Traditional approaches to managing forced displacement remain largely child blind. This third JDC Quarterly Digest highlights some examples of research which contribute to closing these gaps, by focusing on three main areas of investigation: mental health risks faced by forcibly displaced children; evidence from existing evaluations and assessments on ‘what works’; and emerging research into the use of technological innovations for the management of child migration and displacement data.
This JDC Quarterly Digest focuses on the impacts of forced displacement on education outcomes for internally displaced populations, refugees and their host communities. It further looks at some of the policies and interventions that provide strong evidence for a shift towards national inclusive education systems and calls for strengthening the evidence base on what works to create sustainable, inclusive solutions.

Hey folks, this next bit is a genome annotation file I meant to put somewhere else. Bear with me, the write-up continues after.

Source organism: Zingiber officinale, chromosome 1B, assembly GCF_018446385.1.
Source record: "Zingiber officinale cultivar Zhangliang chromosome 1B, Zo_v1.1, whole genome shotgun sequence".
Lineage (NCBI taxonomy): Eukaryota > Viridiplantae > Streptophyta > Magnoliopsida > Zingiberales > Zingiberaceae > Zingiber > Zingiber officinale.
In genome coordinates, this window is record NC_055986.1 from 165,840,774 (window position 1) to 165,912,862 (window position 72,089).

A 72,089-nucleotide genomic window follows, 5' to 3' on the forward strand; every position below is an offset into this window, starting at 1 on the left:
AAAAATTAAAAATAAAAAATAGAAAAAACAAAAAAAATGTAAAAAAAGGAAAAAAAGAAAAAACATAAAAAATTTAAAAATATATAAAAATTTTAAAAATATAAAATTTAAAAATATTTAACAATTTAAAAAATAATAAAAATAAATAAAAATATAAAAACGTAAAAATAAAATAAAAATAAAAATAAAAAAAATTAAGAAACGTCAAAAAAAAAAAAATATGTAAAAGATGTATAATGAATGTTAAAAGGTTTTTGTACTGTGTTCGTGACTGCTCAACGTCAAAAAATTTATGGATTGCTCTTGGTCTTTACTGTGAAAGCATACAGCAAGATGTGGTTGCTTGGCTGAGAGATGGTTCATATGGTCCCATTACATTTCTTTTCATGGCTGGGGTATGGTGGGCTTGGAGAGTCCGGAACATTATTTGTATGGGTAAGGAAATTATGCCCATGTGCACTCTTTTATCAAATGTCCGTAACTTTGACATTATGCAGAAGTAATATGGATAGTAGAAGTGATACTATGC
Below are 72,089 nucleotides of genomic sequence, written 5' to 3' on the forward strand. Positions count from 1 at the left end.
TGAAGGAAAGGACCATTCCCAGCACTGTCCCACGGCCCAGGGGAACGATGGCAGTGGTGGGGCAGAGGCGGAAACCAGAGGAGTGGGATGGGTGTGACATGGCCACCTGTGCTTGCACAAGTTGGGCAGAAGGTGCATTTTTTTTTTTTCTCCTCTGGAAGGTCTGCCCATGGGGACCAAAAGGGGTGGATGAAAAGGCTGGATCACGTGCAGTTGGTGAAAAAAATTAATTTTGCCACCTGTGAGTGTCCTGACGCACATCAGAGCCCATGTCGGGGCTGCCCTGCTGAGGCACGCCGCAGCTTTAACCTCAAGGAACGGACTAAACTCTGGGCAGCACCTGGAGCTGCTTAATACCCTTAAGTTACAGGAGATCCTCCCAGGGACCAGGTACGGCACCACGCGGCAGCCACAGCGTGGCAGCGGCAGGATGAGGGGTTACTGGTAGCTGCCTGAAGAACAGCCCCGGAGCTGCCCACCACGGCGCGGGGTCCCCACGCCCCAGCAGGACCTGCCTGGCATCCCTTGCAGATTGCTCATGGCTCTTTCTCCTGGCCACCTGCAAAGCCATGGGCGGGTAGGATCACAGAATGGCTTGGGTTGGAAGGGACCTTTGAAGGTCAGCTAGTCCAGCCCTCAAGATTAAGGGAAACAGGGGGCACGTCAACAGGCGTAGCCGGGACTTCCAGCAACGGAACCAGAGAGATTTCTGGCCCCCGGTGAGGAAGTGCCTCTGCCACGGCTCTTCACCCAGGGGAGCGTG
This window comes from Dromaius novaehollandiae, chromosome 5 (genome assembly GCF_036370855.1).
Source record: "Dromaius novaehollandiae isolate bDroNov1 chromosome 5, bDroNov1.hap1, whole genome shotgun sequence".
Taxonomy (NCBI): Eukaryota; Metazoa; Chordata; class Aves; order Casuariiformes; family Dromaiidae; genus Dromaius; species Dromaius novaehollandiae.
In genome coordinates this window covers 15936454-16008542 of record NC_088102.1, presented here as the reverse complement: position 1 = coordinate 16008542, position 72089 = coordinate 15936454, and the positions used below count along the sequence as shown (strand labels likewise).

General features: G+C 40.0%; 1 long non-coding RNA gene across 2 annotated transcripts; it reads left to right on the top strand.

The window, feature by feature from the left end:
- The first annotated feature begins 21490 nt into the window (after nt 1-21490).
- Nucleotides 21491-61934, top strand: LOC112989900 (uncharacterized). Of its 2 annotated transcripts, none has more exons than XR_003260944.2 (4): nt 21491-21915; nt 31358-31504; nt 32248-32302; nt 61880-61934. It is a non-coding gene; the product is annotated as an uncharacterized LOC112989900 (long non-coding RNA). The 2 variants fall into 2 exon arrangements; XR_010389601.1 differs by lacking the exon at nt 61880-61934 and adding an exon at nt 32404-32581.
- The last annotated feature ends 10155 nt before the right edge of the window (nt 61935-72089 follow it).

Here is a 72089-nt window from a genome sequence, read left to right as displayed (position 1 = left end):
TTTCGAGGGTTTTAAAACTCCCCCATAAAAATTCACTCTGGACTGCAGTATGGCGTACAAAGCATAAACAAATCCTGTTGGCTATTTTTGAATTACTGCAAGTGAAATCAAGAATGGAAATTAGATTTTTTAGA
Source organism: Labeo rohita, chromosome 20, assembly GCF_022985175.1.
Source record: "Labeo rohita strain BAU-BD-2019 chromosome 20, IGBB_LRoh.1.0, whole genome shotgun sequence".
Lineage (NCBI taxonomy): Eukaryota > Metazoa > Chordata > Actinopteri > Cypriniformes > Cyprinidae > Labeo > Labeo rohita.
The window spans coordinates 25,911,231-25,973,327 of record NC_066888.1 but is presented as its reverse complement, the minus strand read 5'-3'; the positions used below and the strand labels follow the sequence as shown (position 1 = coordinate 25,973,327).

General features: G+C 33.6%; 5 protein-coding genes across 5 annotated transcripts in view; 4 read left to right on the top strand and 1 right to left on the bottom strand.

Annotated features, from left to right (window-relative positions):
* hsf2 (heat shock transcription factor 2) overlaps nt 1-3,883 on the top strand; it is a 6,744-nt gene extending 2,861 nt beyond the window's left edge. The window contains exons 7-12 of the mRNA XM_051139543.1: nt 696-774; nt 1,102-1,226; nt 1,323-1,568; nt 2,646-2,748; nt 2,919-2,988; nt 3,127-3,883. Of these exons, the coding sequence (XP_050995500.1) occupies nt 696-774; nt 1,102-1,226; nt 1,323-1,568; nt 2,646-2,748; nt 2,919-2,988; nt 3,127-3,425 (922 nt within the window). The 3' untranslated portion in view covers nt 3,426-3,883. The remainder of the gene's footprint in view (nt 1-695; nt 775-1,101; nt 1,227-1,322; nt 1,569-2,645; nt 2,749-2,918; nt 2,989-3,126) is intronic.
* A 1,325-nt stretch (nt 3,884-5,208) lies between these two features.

In this JDC Quarterly Digest, we seek to understand whether any short-term benefits from forced displacement accruing to host countries dissipate or persist over time, particularly when refugees return to their countries of origin or relocate elsewhere. Additionally, in contexts where large inflows of refugees lead to adverse impacts on host communities in the short-term, whether these problems resolve in the longer-term.